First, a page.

Many planes go to AMARG to die, but those that are still of value are very carefully mothballed. Their engines are drained and inhibited, and their Perspex cockpits shrouded in a rubberised mask that protects them from intense sun, wind and dust. Don’t worry about rust – it rarely rains in Arizona.
Meanwhile the 63-13295’s two sisters, now known as Nasa 926 and Nasa 928, have been very busy indeed. So busy that Nasa needed another WB-57F – the call went out to reactivate the 63-13295. So in May 2011, the aircraft was examined, dismantled and transported to Colorado Springs, where a lengthy and comprehensive rebuild was completed last month.
On 9 August 2013, the aircraft flew for the first time in 41 years, and is now undergoing flight tests before it’s handed over to Nasa, where it will join the other two WB-57Fs at Ellington Field, Texas. It’s been allocated the number Nasa 927, in between its sisters.
Nasa has operated two WB-57Fs on scientific high-altitude research programmes for more than 40 years
An all round performer
What’s so special about the WB-57F? It has the ability to fly long and high, with missions of up to 6.5 hours and a range of 4,000km. And as it’s based on a bomber, it can carry a hefty 6,000lb payload in its bomb bay and mounted on external pylons. This means a variety of scientific instruments can be flown to extreme altitudes and controlled in real time by a sensor equipment operator (SEO) as part of the two-man crew.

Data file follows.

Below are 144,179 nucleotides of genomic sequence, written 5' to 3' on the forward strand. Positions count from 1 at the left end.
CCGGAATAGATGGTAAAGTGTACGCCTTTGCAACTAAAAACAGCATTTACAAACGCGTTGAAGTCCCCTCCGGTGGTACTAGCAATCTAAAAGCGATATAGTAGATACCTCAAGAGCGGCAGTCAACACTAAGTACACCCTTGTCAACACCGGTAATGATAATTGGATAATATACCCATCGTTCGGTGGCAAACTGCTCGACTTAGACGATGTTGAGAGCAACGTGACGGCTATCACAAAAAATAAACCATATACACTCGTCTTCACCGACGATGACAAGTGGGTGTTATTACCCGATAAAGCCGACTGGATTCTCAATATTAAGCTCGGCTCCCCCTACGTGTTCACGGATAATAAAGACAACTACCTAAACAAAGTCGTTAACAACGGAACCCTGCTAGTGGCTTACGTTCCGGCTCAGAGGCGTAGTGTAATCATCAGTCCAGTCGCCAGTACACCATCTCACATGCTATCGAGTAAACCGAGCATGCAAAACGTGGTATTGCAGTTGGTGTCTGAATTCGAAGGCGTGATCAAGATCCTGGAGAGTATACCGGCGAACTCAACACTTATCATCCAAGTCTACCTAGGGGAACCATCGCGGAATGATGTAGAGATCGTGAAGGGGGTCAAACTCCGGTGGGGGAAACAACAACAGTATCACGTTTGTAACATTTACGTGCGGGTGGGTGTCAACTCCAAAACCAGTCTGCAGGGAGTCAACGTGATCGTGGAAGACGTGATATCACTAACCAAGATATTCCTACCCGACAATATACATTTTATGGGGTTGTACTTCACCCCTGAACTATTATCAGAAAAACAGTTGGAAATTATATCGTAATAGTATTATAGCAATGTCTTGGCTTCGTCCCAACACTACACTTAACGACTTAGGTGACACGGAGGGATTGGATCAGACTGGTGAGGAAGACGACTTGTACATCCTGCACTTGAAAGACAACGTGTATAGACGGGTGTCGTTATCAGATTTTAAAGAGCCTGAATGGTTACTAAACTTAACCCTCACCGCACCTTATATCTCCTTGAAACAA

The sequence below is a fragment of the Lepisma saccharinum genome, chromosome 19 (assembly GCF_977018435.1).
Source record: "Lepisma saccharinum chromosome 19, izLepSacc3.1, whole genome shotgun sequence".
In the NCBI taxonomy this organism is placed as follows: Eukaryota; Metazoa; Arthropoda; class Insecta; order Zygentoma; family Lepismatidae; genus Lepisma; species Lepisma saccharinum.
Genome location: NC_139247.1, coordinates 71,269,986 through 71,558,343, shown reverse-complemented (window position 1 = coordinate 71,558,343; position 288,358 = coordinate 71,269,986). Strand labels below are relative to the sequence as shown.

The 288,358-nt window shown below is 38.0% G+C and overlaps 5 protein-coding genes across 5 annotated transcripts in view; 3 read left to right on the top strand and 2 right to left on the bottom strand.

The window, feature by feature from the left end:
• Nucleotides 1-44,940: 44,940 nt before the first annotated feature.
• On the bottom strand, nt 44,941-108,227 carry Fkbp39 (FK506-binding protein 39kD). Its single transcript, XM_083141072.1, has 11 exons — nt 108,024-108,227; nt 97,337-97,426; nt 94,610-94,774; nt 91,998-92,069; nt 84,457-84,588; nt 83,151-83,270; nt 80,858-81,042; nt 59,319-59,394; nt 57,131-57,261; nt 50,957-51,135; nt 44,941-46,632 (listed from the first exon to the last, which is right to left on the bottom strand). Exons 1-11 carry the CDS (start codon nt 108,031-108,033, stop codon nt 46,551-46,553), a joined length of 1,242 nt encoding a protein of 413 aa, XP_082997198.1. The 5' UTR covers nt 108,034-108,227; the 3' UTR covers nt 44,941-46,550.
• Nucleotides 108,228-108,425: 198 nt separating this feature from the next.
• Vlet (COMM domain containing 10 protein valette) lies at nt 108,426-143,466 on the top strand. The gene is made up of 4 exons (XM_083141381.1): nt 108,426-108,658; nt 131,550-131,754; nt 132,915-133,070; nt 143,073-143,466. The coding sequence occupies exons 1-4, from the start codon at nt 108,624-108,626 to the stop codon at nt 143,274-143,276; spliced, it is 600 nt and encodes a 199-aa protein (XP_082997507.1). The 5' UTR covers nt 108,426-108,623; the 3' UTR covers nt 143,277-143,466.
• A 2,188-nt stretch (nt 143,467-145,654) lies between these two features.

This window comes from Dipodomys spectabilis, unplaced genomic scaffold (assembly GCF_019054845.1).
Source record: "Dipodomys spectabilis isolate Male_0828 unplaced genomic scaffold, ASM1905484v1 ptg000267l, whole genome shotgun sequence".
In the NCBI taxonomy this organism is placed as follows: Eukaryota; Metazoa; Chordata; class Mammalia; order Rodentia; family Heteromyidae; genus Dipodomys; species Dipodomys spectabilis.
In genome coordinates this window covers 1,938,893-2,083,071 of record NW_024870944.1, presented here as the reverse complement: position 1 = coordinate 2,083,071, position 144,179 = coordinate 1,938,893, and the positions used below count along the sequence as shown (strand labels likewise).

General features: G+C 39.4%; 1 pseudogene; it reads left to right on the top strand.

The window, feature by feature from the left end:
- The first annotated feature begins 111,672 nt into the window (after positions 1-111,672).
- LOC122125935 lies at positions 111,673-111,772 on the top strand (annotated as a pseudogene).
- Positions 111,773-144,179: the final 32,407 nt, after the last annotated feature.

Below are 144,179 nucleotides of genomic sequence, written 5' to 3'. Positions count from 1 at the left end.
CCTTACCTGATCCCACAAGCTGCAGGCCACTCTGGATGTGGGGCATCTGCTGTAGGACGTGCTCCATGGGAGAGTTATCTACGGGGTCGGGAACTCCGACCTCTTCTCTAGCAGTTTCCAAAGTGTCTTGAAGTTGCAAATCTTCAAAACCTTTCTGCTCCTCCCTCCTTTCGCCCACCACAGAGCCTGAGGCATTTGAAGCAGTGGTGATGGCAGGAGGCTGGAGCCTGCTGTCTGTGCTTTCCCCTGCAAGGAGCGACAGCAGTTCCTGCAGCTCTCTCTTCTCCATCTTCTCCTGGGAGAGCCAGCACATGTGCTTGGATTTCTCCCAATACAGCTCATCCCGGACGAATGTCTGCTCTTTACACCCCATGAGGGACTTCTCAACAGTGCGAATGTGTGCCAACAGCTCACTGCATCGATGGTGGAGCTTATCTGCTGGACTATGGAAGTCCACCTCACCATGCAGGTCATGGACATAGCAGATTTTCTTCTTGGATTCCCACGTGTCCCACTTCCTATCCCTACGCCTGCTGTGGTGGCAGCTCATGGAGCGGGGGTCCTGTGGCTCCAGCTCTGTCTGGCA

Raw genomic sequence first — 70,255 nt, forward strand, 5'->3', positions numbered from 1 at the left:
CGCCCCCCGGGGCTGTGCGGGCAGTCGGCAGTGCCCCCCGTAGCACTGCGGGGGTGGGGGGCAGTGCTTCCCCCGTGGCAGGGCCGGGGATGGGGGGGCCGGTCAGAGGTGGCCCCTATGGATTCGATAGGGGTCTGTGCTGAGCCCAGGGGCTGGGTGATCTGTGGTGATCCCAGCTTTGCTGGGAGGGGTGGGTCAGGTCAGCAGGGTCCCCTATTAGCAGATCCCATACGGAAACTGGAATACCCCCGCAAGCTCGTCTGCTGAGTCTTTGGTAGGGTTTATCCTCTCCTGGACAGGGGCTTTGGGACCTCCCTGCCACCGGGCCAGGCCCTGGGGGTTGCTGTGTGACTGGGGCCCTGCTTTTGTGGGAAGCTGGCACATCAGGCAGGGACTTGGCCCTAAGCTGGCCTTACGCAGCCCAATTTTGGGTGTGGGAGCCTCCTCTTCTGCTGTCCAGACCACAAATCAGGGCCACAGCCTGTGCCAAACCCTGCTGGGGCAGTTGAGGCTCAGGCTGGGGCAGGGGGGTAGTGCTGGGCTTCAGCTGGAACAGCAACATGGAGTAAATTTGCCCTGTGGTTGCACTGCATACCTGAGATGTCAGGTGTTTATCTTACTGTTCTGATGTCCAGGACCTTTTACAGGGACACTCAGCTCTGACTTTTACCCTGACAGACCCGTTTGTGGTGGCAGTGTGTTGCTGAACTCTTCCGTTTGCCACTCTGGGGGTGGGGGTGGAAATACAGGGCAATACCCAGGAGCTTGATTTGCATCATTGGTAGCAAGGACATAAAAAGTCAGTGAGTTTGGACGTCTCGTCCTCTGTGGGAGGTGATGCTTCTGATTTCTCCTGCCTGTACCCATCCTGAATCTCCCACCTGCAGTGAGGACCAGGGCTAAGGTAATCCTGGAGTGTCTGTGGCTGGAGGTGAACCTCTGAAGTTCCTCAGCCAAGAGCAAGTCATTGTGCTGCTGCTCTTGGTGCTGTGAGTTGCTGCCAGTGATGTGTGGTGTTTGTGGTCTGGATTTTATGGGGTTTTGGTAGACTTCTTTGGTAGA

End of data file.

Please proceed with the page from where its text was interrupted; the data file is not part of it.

Climate research is a major part of the WB-57’s work. Recently Nasa used the aircraft to fly above hurricanes, carrying a hurricane imaging radiometer (HIRAD) to help determine the strength and structure of hurricanes. HIRAD collects wind speed data by measuring microwave radiation emitted from the ocean surface as winds move across the surface. By capturing that microwave energy, scientists can work out how powerfully the wind is blowing, and predict the behaviour of the hurricane.
The WB-57F carried underwing equipment pods through ice clouds as part of the MACPEX programme
Flying high again
The WB-57s have also been flown through high-altitude cirrus clouds as part of the Mid-latitude Airborne Cirrus Properties Experiment (MACPEX), a Nasa programme to investigate cirrus cloud properties and how they impact on solar radiation.
Nasa pilot William Rieke says: “The WB-57 aircraft is a very good high-altitude platform. In flight, the WB-57 has the capability to communicate via radio or satellite phone to the mission scientist on the ground to communicate the real-time weather picture. With their input, the aircrew then plans an appropriate course.”